Everyone has a story to tell but it depends on who is telling the story and how that story is told. That is what makes the difference between a well told story and an ordinary, even boring story. Now, Tony Mochama, who also goes by the name Smitta, has a way with words and you can be assured that his pen can give even the mundane an interesting sheen, especially when he is not using his ‘Greek’ lexicon.
Mochama’s new release is a book titled Meet the Omtitas. Keen readers of Mochama’s writing, after reading this book, will tell you that he is writing about his family, though in a fictionalised format. Omtita is a corruption of the name Ontita; the name he uses on Facebook, after Tony Mochama got appropriated by cyber thugs keen on cashing in on big name recognition.
Meet the Omtitas, told through the eyes of Tommy – presumably Tony – though told in the third person, covers a brief period when the young man, the first born in the Omtita’s household, fresh out of high school, is waiting to join university. The book also captures Tommy’s first day as a fresher – did they have to tell us the meaning of this and other words, when there is a glossary at the end of the book? – and the disaster it turned out to be.
Those who follow Mochama’s escapades in his Scene at column in Standard’s Pulse magazine, know the author is always a sentence away from a disaster; but you need to read his rendering in the book, where you do not have to navigate through endless ‘skis’ suffixes to almost every word, to appreciate what a hilarious writer Mochama is.
By far the most interesting character in the book is the head of the Omtita’s household, Mr Omtita himself. He comes home drunk at four in the morning carrying a bunch of bananas and two chickens from Kisii and orders Nandwa, the houseboy who, in his spare time likes reading novels and chasing after neighbourhood house girls, to cook chicken. Mr Omtita is also given to pinching branded towels from the various hotels he has been to so that people know that “the Omtitas have been to places.”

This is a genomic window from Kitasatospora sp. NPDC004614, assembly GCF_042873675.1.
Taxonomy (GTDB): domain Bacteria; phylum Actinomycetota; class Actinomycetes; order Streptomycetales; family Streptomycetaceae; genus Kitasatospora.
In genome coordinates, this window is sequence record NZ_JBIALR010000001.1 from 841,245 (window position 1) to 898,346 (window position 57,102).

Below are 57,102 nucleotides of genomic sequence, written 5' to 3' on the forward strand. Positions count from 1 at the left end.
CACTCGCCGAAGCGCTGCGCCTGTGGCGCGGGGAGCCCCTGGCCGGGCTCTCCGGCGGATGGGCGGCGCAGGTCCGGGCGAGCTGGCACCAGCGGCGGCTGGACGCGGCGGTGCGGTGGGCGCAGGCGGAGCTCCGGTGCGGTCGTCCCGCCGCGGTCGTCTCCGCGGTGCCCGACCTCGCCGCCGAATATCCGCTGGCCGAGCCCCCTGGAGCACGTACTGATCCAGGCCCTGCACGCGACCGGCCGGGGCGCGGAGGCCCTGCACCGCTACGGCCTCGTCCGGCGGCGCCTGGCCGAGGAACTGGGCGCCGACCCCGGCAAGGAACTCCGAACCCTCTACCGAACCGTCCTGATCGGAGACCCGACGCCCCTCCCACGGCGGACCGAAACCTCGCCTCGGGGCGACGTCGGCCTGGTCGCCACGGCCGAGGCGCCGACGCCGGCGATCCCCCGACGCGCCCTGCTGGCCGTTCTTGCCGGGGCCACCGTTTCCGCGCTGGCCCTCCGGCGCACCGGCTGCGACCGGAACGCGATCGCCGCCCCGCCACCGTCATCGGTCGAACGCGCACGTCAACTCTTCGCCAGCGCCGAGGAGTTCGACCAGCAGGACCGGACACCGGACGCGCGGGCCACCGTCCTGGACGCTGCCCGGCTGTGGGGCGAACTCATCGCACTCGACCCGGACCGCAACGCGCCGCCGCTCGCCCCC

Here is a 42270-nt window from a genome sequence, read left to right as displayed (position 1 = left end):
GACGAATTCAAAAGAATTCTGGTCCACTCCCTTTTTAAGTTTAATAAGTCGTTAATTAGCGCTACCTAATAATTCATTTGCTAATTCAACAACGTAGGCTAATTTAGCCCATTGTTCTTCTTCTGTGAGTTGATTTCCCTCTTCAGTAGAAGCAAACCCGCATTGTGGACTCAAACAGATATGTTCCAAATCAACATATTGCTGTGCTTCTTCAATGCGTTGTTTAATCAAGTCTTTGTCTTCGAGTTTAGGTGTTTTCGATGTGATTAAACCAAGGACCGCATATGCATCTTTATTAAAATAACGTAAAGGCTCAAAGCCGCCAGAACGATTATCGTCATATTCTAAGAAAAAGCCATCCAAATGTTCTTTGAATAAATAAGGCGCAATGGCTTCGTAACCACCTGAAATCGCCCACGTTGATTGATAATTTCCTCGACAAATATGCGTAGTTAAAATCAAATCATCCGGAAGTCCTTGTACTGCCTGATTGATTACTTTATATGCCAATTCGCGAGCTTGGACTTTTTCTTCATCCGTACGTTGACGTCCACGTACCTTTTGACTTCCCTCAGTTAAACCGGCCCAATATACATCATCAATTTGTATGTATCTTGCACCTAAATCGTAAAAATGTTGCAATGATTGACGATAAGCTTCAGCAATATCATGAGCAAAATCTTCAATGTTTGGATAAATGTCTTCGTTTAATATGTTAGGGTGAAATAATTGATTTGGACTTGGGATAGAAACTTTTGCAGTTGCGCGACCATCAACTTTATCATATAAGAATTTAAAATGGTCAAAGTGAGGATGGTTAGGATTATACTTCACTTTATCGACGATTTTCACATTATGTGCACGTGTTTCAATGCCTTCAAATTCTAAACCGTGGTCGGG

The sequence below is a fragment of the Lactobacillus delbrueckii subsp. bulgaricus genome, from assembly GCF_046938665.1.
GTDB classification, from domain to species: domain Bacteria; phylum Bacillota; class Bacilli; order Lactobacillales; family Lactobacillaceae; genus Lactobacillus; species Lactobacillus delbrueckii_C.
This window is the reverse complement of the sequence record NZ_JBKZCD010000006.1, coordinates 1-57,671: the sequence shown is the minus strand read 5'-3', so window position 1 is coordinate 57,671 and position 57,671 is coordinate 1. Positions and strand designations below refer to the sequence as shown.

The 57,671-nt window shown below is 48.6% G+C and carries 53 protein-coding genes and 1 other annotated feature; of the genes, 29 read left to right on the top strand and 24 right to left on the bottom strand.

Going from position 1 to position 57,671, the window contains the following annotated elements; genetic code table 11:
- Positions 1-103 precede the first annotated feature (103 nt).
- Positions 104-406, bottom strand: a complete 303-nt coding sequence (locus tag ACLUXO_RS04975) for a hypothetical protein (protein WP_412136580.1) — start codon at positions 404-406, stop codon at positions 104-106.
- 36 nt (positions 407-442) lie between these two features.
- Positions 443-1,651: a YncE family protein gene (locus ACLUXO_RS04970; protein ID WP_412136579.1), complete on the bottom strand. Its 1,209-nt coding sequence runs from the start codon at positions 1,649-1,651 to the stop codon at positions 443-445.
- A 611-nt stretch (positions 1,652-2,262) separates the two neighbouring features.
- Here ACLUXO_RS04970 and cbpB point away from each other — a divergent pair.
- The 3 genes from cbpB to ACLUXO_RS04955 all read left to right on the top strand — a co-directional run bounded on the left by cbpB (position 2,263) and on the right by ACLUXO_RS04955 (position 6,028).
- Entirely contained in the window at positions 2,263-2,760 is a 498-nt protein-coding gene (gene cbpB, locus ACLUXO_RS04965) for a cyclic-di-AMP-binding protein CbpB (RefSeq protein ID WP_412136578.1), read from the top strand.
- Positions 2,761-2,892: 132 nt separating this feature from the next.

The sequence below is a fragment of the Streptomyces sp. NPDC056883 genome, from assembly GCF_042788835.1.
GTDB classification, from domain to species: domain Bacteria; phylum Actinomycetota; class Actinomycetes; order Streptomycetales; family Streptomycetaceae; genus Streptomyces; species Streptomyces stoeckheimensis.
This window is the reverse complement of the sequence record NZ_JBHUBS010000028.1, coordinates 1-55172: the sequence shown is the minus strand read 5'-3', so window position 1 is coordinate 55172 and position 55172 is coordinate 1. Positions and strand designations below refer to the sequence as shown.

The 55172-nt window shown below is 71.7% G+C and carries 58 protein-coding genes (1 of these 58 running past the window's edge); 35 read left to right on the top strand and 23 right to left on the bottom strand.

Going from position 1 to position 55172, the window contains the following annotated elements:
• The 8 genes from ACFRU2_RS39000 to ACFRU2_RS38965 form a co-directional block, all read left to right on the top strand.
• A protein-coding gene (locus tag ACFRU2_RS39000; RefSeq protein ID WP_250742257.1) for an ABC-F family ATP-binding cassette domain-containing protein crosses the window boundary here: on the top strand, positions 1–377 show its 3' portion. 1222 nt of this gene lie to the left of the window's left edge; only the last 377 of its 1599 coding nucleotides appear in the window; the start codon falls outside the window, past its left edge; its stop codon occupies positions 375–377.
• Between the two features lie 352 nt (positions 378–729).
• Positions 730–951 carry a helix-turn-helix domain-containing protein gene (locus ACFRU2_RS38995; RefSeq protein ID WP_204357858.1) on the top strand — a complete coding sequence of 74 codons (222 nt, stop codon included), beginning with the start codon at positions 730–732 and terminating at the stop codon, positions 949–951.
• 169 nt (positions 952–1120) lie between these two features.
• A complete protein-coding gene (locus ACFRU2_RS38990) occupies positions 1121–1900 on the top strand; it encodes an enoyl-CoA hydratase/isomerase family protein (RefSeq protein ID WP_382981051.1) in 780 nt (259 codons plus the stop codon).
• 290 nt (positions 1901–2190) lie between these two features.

Everyone who finds their way to the Omtita’s household, including Simba, the mongrel Mr Omtita brought home from the local pub, is treated like a member of the family. Thus, when Simba is knocked down by a speeding motorist, the whole family skips church to give the canine a decent send-off – a burial behind the house – and Mr Omtita sheds real tears.
In spite of his quirkiness Mr Omtita has deep respect for his wife, Mrs Omtita, the family matriarch, who despite being consigned on a wheelchair – following an accident – commands loves and respect from the whole family.
The other ‘family member’ who enjoys prominence of place in Mochama’s book is Angel, who is Tommy’s sister’s (Wendy) best friend and who Tommy has the hots for to Wendy’s eternal embarrassment.
As the book is set in 1990 it is hard not to talk about retired President Moi – whom the author refers to as Omojaa, president of a republic called Kenaya, while the ruling party Kanu becomes Paku. In his drinking sessions Mr Omtita says unpleasant things about Omojaa and Paku, a thing that gets his wife worried. To forestall the likelihood of Special Branch officers coming to arrest her ‘anti-government’ husband Mrs Omtita makes sure a portrait of the president hangs prominently in the living room as a ‘show of loyalty’.
Mochama’s sharp, sometimes dark humour makes the book such an enjoyable read.
Meet the Omtitas won the third prize in the Burt Award for African Literature and which came with a sh430,000 cash award.